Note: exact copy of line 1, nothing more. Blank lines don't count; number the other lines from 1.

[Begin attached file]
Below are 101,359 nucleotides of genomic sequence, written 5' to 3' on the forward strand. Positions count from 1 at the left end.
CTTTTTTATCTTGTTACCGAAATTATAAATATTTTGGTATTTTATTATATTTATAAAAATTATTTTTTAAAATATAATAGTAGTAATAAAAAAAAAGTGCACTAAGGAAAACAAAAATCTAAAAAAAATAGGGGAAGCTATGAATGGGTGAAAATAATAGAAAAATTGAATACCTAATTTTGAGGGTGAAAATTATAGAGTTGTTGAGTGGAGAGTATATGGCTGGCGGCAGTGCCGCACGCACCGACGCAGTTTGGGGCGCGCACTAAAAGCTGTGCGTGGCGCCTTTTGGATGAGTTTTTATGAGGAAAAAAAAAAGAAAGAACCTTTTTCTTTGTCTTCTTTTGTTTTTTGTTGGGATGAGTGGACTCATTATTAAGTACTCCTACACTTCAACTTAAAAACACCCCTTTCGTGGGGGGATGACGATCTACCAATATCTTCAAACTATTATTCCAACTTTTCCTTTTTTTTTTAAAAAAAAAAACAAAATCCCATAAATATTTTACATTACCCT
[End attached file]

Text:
Below are 101,359 nucleotides of genomic sequence, written 5' to 3' on the forward strand. Positions count from 1 at the left end.